Existing asynchronous sources are often not demand or back-pressure driven. This means that the state is held externally about when to execute next. YieldingContinuation does not aim to solve the back-pressure or demand based systems, nor does it aim to solve the non-external state cases. The scope in my view is to solve the "I have externally driven sources of events that I want to bring into the async/await world and those events can happen something other than 1 times and sometimes they can fail".

There are a couple of ways to handle external events; back-pressure, blocking, buffering, or dropping. Since we have established we are not handling the external back-pressure sources and only handling things like callbacks that happen more than once, or informational delegation we are left with either blocking, buffering or dropping.

Blocking is a land mine from a performance standpoint. But moreover, it does not even make sense when moving to an async/await world since the value will be consumed from an async function that is being awaited upon; this means that the concept of having the caller be blocked until the value is consumed is folly not just for the performance/QoS sense of things. The resume context can be thought of as it is asynchronously calling back on the executor that the initial call was made; in parlance of libdispatch - the callback is dispatch_async on the queue that the originator's call was on. So even if we block until consumption the value is going to be out of the critical region of the source of the event. Overall this option seems like a sub-par choice and something we should actively avoid.

Buffering is probably the right answer in most cases. It does not block the caller. It keeps a hold of the value until it is used (and then removed from the buffer). If the buffer size is specifiable it can devolve into a dropping behavior if the buffer size is limited to 0 elements. This means that this option can represent two distinct possibilities of the options that we want to describe. Feedback on this pitch has already posed the question "What about buffering?". This will come into play further along the journey when it comes to the critical region of the mutating state.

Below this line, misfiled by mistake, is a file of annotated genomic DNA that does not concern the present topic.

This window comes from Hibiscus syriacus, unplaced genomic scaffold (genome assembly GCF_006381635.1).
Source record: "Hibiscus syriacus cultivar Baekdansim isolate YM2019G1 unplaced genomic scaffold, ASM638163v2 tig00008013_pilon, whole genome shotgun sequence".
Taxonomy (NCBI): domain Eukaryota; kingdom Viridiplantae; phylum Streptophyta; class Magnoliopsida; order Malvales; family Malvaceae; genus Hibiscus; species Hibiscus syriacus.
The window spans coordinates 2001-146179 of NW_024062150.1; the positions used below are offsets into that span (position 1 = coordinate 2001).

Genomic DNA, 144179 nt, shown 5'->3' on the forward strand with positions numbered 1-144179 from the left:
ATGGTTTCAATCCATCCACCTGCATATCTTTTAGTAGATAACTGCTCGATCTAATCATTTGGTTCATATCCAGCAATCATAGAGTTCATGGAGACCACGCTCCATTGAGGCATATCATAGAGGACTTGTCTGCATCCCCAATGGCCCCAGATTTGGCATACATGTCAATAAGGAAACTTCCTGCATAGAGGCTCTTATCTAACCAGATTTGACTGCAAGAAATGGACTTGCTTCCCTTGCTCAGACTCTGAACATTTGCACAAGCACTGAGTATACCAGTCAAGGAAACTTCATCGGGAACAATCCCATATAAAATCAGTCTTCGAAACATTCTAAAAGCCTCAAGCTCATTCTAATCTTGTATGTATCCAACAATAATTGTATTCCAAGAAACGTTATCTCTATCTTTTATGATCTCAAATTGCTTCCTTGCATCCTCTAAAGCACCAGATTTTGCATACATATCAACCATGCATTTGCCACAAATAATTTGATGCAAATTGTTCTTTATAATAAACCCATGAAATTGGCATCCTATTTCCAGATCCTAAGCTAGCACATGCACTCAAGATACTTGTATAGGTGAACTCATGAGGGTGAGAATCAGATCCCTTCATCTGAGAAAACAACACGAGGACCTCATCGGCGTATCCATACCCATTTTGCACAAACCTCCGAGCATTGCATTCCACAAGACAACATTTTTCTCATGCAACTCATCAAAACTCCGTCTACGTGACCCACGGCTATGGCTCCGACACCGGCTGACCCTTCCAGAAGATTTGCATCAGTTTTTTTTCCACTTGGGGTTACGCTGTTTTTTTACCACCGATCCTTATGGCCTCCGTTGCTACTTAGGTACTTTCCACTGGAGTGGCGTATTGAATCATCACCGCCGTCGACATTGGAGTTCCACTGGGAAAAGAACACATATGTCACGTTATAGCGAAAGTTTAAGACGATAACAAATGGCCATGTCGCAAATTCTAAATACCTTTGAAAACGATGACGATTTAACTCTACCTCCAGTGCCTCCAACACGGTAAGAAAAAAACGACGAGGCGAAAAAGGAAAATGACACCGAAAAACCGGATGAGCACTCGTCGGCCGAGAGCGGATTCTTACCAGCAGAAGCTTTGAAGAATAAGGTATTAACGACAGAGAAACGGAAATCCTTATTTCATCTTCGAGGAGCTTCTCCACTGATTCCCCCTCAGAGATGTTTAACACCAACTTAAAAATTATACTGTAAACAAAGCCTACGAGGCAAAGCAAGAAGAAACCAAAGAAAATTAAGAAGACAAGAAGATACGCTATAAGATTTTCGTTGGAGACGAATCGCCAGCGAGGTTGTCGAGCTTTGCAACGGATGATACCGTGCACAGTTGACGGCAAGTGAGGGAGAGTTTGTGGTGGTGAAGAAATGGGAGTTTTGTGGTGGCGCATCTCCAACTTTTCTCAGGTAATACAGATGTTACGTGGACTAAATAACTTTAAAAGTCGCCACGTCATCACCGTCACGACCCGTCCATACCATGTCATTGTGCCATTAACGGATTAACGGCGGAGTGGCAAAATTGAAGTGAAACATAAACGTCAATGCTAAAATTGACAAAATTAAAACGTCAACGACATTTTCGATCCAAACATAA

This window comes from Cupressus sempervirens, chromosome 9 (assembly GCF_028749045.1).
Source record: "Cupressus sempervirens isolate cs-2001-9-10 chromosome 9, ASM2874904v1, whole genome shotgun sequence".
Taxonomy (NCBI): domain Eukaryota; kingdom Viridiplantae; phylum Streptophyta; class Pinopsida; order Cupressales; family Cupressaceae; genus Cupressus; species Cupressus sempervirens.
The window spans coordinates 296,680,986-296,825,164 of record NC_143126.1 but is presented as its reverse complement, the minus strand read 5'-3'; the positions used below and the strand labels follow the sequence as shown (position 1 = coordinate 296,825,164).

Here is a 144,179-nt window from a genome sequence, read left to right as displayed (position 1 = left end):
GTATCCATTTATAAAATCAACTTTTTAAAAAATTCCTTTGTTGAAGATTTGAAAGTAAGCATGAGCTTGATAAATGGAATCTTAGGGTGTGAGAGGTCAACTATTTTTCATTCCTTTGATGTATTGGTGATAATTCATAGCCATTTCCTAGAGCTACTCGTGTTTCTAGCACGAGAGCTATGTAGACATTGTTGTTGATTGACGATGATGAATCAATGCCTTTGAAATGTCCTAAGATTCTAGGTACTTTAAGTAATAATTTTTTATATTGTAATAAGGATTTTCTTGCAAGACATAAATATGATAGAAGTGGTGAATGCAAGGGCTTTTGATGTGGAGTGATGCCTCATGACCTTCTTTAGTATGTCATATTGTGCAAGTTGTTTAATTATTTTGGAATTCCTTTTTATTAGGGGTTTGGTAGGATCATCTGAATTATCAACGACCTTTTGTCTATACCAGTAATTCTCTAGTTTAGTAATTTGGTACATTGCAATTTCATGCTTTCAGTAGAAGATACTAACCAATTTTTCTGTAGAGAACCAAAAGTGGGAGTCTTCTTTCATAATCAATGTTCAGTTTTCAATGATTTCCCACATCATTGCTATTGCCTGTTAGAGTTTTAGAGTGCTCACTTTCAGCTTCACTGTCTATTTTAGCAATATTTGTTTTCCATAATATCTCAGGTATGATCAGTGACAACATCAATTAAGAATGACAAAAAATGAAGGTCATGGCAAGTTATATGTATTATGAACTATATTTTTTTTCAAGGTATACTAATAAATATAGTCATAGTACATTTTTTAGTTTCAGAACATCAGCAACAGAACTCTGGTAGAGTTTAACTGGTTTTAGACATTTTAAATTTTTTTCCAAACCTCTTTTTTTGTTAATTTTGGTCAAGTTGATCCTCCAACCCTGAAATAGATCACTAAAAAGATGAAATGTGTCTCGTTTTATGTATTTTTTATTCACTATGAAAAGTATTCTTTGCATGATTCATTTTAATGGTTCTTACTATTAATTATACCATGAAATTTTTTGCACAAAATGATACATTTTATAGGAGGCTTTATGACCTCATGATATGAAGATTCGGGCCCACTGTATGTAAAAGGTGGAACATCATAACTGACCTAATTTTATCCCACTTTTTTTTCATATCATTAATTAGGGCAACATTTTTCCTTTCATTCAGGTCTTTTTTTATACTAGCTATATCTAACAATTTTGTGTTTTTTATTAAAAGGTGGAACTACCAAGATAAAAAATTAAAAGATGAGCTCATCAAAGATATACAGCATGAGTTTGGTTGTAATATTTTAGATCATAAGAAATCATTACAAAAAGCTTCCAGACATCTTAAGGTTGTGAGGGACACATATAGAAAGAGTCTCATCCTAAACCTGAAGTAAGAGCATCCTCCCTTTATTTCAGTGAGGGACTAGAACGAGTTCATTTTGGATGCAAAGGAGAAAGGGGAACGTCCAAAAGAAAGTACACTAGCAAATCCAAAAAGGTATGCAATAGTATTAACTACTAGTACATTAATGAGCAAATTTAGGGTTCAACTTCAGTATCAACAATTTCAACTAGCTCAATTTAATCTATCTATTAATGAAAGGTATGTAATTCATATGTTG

Another sage question was posed of "What about cancellation?". This has an interesting intersection when it comes to the backing storage of this solution because it has a ramification that makes things a bit tangled, but the foreshadowing is that it will be fixed by the same concept as buffering. The function withTaskCancellationHandler requires anything used in the cancellation handler to be sendable but furthermore it requires reference semantics. NotificationCenter has an apt example of what cancellation means; if we have an async sequence we are building of notifications we want to do two things; ensure we return nil and un-register the observer to ensure cleanup of memory. This pattern is repeated with numerous other cancel concepts where the cancellation will preform cleanup tasks - which are mutations in a concurrent context. Structural types cannot be mutated concurrently as an enforcement by the language. So that leaves things with reference semantics. The two reference types to work with are actors and classes. The initial choice of actors is sensible since that is the fitting piece in the async/await and structured concurrency solution, however there are some interesting wrinkles to consider. The most relevant one is that the cancellation would be an async function on said actor. However withCancellationHandler is not async in the handler for cancellation. One could then imagine that a new task would be detached in the handler to invoke cancel. Doing so would pose a problem. The cancel action would overhang the execution of the operation fetching the next value. This means that the cancel could easily be done after the operation is invoked, or worse yet be blocked by said operation if the operation is gated by the actor as well. These problems rule actors out as a logical choice. The remaining consideration of reference types is requiring adopters to use a class to implement their cancellation, however since the class mechanisms don't offer any thread safe ways of ensuring the cancellation is able to be done concurrently it leaves the requirement of using locks. Which I previously stated is likely not a good solution due to its difficulty.

Cancellation and buffering tie into a shared state. Since any sort of cancel must inherently claim a concept of "finished" we must return something from said continuation but without the value being nullable in the call to next there is nothing that could be returned. This means that we must have some sort of terminal state tracking in this type. This means that the current signatures as pitched do not work appropriately. The function next should have a nullable return value. Furthermore some sort of state must be tracked to ensure that values then are no longer produced past the terminal state. This then can be extended to errors being yielded as well.

So far the journey has uncovered a few key details:

  1. The type serves a purpose of filling the gap for callbacks and informational delegates.
  2. The type must incorporate some sort of buffering concept. (dropping is just a buffer of 0)
  3. The type should respect cancellation
  4. The production side (next) should emit nil values and have a finished state